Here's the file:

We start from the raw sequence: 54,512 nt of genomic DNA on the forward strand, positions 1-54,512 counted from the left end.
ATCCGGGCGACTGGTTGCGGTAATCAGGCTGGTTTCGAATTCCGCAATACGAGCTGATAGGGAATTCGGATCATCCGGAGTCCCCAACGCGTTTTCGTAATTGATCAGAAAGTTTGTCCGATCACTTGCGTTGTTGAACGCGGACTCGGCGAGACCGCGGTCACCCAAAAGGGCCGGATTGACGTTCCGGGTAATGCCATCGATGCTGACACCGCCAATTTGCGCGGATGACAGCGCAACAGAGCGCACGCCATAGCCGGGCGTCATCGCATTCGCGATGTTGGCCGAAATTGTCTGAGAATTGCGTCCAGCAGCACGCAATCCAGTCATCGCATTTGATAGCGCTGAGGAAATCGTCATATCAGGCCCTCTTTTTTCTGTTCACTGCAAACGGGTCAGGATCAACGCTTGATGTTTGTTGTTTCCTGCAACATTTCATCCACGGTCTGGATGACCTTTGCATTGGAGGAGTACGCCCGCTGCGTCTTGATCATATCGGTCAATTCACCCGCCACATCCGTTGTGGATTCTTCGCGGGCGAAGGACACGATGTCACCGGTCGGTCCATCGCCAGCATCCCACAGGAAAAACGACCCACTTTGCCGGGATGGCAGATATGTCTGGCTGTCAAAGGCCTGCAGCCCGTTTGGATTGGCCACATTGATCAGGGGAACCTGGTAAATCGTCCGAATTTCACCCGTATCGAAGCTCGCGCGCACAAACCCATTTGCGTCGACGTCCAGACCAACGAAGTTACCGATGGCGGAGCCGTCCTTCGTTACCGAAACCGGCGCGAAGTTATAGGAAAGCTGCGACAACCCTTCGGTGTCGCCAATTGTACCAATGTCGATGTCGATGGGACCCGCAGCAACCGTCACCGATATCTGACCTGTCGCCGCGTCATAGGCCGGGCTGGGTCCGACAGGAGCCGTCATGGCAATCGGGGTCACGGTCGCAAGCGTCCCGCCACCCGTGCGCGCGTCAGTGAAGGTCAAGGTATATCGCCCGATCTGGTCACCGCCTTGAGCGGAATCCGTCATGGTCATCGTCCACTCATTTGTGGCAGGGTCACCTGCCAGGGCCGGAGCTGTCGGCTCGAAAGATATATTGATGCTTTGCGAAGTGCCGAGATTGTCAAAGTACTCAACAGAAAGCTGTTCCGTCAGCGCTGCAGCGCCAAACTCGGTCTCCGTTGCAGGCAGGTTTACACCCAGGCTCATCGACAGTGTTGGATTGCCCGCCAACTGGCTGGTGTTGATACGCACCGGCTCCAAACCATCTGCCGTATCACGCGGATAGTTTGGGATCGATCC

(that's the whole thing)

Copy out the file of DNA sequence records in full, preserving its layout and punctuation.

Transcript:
We start from the raw sequence: 54,512 nt of genomic DNA on the forward strand, positions 1-54,512 counted from the left end.
ATCCGGGCGACTGGTTGCGGTAATCAGGCTGGTTTCGAATTCCGCAATACGAGCTGATAGGGAATTCGGATCATCCGGAGTCCCCAACGCGTTTTCGTAATTGATCAGAAAGTTTGTCCGATCACTTGCGTTGTTGAACGCGGACTCGGCGAGACCGCGGTCACCCAAAAGGGCCGGATTGACGTTCCGGGTAATGCCATCGATGCTGACACCGCCAATTTGCGCGGATGACAGCGCAACAGAGCGCACGCCATAGCCGGGCGTCATCGCATTCGCGATGTTGGCCGAAATTGTCTGAGAATTGCGTCCAGCAGCACGCAATCCAGTCATCGCATTTGATAGCGCTGAGGAAATCGTCATATCAGGCCCTCTTTTTTCTGTTCACTGCAAACGGGTCAGGATCAACGCTTGATGTTTGTTGTTTCCTGCAACATTTCATCCACGGTCTGGATGACCTTTGCATTGGAGGAGTACGCCCGCTGCGTCTTGATCATATCGGTCAATTCACCCGCCACATCCGTTGTGGATTCTTCGCGGGCGAAGGACACGATGTCACCGGTCGGTCCATCGCCAGCATCCCACAGGAAAAACGACCCACTTTGCCGGGATGGCAGATATGTCTGGCTGTCAAAGGCCTGCAGCCCGTTTGGATTGGCCACATTGATCAGGGGAACCTGGTAAATCGTCCGAATTTCACCCGTATCGAAGCTCGCGCGCACAAACCCATTTGCGTCGACGTCCAGACCAACGAAGTTACCGATGGCGGAGCCGTCCTTCGTTACCGAAACCGGCGCGAAGTTATAGGAAAGCTGCGACAACCCTTCGGTGTCGCCAATTGTACCAATGTCGATGTCGATGGGACCCGCAGCAACCGTCACCGATATCTGACCTGTCGCCGCGTCATAGGCCGGGCTGGGTCCGACAGGAGCCGTCATGGCAATCGGGGTCACGGTCGCAAGCGTCCCGCCACCCGTGCGCGCGTCAGTGAAGGTCAAGGTATATCGCCCGATCTGGTCACCGCCTTGAGCGGAATCCGTCATGGTCATCGTCCACTCATTTGTGGCAGGGTCACCTGCCAGGGCCGGAGCTGTCGGCTCGAAAGATATATTGATGCTTTGCGAAGTGCCGAGATTGTCAAAGTACTCAACAGAAAGCTGTTCCGTCAGCGCTGCAGCGCCAAACTCGGTCTCCGTTGCAGGCAGGTTTACACCCAGGCTCATCGACAGTGTTGGATTGCCCGCCAACTGGCTGGTGTTGATACGCACCGGCTCCAAACCATCTGCCGTATCACGCGGATAGTTTGGGATCGATCC